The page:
Spring: A Developer's Notebook
Publisher: O'Reilly Media
Final Release Date: April 2005
Pages: 216

Since development first began on Spring in 2003, there's been a constant buzz about it in Java development publications and corporate IT departments. The reason is clear: Spring is a lightweight Java framework in a world of complex heavyweight architectures that take forever to implement. Spring is like a breath of fresh air to overworked developers.

In Spring, you can make an object secure, remote, or transactional, with a couple of lines of configuration instead of embedded code. The resulting application is simple and clean. In Spring, you can work less and go home early, because you can strip away a whole lot of the redundant code that you tend to see in most J2EE applications. You won't be nearly as burdened with meaningless detail. In Spring, you can change your mind without the consequences bleeding through your entire application. You'll adapt much more quickly than you ever could before.

Spring: A Developer's Notebook offers a quick dive into the new Spring framework, designed to let you get hands-on as quickly as you like. If you don't want to bother with a lot of theory, this book is definitely for you. You'll work through one example after another. Along the way, you'll discover the energy and promise of the Spring framework.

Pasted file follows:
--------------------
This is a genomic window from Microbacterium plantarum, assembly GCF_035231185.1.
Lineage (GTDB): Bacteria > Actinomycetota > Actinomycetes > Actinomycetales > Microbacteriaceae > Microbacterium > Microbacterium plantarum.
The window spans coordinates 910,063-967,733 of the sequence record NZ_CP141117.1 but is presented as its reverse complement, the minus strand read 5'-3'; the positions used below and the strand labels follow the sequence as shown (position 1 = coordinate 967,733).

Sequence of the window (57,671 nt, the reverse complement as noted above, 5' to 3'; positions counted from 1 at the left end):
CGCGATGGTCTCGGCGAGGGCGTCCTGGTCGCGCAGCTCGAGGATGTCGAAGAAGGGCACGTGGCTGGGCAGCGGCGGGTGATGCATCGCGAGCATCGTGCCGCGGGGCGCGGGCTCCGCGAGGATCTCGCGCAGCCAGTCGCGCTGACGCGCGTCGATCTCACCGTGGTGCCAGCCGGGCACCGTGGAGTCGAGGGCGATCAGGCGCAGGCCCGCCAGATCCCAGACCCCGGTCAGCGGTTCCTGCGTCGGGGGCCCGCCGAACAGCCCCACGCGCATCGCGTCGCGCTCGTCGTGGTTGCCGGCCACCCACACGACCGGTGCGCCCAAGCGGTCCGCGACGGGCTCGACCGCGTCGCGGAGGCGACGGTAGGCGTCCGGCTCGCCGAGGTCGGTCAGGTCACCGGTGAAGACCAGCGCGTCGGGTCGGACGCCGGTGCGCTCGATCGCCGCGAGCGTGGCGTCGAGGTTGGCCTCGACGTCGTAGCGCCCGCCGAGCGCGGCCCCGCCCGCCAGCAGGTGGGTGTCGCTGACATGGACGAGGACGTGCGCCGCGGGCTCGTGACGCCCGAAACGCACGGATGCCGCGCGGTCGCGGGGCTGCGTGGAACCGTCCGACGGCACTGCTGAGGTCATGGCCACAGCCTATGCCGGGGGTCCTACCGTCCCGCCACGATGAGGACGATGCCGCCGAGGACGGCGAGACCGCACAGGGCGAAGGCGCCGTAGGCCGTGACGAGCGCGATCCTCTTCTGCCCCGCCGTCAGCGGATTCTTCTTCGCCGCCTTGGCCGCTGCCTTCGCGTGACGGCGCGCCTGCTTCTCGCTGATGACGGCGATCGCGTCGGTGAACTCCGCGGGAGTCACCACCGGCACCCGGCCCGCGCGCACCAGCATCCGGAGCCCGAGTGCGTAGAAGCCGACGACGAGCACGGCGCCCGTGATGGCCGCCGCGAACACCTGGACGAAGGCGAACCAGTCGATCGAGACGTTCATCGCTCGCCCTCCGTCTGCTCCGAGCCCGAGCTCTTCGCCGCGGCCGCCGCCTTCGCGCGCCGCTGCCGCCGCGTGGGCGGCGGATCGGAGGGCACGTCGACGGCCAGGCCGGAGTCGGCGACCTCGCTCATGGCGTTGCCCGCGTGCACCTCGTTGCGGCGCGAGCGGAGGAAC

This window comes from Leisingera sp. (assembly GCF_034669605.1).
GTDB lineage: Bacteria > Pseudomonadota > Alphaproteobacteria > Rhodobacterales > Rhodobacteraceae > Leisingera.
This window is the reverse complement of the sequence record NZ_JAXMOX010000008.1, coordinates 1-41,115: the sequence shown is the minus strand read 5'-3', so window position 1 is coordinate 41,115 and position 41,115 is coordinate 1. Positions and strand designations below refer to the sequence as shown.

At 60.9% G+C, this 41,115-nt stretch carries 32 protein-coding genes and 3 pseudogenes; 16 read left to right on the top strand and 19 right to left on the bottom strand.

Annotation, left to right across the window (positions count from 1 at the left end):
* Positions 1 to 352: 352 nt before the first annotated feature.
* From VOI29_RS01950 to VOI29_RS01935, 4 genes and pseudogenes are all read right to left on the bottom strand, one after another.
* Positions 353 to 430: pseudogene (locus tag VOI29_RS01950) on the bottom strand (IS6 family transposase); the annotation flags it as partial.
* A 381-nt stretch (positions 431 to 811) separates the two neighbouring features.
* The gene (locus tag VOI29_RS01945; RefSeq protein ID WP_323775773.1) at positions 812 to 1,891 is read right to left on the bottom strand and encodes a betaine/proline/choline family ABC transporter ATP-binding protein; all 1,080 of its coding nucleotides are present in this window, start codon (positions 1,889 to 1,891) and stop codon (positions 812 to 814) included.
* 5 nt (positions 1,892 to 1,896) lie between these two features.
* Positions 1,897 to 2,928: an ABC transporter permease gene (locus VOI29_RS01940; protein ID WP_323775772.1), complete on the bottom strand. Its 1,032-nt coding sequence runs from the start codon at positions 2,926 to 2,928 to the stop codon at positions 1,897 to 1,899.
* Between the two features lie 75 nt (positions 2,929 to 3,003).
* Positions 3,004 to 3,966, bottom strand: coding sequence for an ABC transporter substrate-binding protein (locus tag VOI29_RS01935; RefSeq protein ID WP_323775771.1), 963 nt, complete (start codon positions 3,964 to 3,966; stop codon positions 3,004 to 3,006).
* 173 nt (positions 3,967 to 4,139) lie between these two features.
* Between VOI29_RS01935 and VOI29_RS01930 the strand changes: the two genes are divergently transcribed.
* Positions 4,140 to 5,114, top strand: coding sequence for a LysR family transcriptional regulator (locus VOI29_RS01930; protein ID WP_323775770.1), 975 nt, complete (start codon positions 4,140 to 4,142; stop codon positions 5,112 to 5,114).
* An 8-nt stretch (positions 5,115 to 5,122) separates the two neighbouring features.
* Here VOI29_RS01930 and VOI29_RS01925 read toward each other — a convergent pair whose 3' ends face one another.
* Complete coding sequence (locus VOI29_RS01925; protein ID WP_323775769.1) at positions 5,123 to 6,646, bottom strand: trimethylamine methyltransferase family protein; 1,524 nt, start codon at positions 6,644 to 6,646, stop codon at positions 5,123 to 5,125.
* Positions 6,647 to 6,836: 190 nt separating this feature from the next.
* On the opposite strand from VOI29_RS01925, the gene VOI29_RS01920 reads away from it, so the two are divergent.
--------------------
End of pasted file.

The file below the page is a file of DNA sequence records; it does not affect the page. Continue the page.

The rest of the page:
This practical guide features ten code-intensive labs that'll rapidly get you up to speed. You'll learn how to do the following, and more:

  • install the Spring Framework
  • set up the development environment
  • use Spring with other open source Java tools such as Tomcat, Struts, and Hibernate
  • master AOP and transactions
  • utilize ORM solutions
As with all titles in the Developer's Notebook series, this no-nonsense book skips all the boring prose and cuts right to the chase. It's an approach that forces you to get your hands dirty by working through one instructional example after another-examples that speak to you instead of at you.
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oreillySpring: A Developer's Notebook
 
2.4

(based on 18 reviews)

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(6 of 6 customers found this review helpful)

 
1.0

Needs to be reissued with working example code

By Merlin Cox

from Undisclosed

Comments about oreilly Spring: A Developer's Notebook: